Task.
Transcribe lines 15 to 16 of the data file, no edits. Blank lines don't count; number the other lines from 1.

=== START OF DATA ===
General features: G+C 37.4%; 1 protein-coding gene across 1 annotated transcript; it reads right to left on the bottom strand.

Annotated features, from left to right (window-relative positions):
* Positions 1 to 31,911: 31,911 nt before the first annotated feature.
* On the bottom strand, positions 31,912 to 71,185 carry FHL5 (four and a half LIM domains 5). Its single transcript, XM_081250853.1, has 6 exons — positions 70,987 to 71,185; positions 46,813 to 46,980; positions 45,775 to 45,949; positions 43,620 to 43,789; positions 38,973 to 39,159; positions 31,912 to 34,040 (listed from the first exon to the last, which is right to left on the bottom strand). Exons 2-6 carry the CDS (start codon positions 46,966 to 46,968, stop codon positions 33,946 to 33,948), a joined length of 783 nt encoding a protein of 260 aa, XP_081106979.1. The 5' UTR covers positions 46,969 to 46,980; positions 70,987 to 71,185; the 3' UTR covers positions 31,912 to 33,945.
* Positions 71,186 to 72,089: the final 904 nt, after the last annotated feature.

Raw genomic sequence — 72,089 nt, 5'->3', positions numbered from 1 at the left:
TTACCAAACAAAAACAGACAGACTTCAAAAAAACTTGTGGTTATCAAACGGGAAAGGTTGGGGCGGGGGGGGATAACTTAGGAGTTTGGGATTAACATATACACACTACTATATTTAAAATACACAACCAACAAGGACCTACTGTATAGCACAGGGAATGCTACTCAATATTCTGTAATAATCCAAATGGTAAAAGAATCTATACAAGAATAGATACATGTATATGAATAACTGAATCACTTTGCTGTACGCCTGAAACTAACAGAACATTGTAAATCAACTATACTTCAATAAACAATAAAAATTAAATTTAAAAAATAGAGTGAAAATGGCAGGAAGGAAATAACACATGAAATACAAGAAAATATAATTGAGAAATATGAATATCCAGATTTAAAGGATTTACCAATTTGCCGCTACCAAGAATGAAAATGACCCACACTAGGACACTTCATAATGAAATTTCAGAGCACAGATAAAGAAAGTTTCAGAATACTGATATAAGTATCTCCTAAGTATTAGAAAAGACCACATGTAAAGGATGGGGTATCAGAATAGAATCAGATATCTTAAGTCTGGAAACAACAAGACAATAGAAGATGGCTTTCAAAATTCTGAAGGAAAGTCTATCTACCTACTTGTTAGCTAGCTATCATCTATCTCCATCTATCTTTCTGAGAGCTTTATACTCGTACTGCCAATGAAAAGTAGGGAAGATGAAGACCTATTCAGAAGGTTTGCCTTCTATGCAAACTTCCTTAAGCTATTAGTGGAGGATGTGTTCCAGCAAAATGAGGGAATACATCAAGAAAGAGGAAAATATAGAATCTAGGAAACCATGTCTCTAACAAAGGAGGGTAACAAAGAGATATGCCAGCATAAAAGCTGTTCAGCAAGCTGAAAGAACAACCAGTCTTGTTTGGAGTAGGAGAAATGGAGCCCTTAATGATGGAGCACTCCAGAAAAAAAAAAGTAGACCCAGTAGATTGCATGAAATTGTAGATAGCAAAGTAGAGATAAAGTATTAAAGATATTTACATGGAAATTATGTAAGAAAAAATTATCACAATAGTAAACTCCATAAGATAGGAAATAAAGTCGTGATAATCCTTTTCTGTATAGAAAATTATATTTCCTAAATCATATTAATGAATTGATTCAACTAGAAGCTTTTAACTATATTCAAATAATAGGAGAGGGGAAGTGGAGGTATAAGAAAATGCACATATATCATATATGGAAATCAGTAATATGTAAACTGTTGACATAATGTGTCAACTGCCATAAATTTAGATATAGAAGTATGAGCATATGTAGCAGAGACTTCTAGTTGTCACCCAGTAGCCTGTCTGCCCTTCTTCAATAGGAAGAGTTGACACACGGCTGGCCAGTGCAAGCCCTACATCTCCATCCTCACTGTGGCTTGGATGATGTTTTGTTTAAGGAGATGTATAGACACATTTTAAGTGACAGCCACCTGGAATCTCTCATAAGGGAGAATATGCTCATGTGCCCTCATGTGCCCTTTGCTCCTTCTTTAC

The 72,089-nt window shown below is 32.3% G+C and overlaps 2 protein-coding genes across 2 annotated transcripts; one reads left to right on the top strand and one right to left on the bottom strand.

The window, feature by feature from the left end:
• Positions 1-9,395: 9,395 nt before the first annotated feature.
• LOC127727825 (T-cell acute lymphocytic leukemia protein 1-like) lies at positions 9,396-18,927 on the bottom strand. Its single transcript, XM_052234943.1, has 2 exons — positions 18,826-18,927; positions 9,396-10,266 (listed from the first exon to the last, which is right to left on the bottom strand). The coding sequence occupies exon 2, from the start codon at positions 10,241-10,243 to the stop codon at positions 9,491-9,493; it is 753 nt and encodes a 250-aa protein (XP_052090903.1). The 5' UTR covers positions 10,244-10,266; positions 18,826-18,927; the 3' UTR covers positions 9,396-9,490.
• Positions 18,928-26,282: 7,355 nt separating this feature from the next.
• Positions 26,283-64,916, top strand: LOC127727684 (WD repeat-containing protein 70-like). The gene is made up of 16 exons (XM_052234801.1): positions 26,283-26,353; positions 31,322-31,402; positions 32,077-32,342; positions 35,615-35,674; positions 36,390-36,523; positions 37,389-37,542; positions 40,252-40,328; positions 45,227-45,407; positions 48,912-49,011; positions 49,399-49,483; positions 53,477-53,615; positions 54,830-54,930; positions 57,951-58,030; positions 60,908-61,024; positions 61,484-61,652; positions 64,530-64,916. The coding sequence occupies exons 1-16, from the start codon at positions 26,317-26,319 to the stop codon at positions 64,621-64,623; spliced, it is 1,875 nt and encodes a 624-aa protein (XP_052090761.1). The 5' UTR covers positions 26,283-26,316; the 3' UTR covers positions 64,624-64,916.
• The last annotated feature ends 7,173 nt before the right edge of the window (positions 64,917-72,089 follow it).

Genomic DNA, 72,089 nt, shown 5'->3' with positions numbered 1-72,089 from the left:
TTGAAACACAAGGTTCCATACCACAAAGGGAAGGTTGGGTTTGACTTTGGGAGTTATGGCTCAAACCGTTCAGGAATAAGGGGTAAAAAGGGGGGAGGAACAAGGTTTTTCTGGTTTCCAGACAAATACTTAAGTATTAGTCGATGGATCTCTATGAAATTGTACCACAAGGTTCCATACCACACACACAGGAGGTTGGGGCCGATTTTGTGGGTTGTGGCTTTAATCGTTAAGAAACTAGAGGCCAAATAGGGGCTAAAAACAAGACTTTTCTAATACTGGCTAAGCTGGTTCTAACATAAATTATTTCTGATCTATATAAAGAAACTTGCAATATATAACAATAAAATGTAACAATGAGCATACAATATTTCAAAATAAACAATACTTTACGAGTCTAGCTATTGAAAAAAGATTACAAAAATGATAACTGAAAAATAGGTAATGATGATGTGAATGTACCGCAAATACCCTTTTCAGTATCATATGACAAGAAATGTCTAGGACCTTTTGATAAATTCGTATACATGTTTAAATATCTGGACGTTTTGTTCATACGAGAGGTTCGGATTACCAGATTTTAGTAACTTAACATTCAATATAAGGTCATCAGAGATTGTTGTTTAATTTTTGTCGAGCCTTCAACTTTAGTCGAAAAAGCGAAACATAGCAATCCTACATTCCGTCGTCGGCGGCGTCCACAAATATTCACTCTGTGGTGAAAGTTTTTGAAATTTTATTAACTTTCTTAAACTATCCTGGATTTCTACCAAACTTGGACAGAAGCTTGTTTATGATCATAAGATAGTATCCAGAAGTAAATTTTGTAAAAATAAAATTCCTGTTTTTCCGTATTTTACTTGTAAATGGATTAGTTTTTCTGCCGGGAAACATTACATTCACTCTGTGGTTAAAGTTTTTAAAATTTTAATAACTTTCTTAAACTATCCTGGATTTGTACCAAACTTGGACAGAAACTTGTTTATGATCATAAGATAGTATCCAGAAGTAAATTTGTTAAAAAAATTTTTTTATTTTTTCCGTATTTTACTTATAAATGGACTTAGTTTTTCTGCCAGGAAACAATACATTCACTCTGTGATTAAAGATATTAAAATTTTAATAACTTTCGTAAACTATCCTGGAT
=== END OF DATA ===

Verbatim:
Genomic DNA, 72,089 nt, shown 5'->3' with positions numbered 1-72,089 from the left:
TTGAAACACAAGGTTCCATACCACAAAGGGAAGGTTGGGTTTGACTTTGGGAGTTATGGCTCAAACCGTTCAGGAATAAGGGGTAAAAAGGGGGGAGGAACAAGGTTTTTCTGGTTTCCAGACAAATACTTAAGTATTAGTCGATGGATCTCTATGAAATTGTACCACAAGGTTCCATACCACACACACAGGAGGTTGGGGCCGATTTTGTGGGTTGTGGCTTTAATCGTTAAGAAACTAGAGGCCAAATAGGGGCTAAAAACAAGACTTTTCTAATACTGGCTAAGCTGGTTCTAACATAAATTATTTCTGATCTATATAAAGAAACTTGCAATATATAACAATAAAATGTAACAATGAGCATACAATATTTCAAAATAAACAATACTTTACGAGTCTAGCTATTGAAAAAAGATTACAAAAATGATAACTGAAAAATAGGTAATGATGATGTGAATGTACCGCAAATACCCTTTTCAGTATCATATGACAAGAAATGTCTAGGACCTTTTGATAAATTCGTATACATGTTTAAATATCTGGACGTTTTGTTCATACGAGAGGTTCGGATTACCAGATTTTAGTAACTTAACATTCAATATAAGGTCATCAGAGATTGTTGTTTAATTTTTGTCGAGCCTTCAACTTTAGTCGAAAAAGCGAAACATAGCAATCCTACATTCCGTCGTCGGCGGCGTCCACAAATATTCACTCTGTGGTGAAAGTTTTTGAAATTTTATTAACTTTCTTAAACTATCCTGGATTTCTACCAAACTTGGACAGAAGCTTGTTTATGATCATAAGATAGTATCCAGAAGTAAATTTTGTAAAAATAAAATTCCTGTTTTTCCGTATTTTACTTGTAAATGGATTAGTTTTTCTGCCGGGAAACATTACATTCACTCTGTGGTTAAAGTTTTTAAAATTTTAATAACTTTCTTAAACTATCCTGGATTTGTACCAAACTTGGACAGAAACTTGTTTATGATCATAAGATAGTATCCAGAAGTAAATTTGTTAAAAAAATTTTTTTATTTTTTCCGTATTTTACTTATAAATGGACTTAGTTTTTCTGCCAGGAAACAATACATTCACTCTGTGATTAAAGATATTAAAATTTTAATAACTTTCGTAAACTATCCTGGAT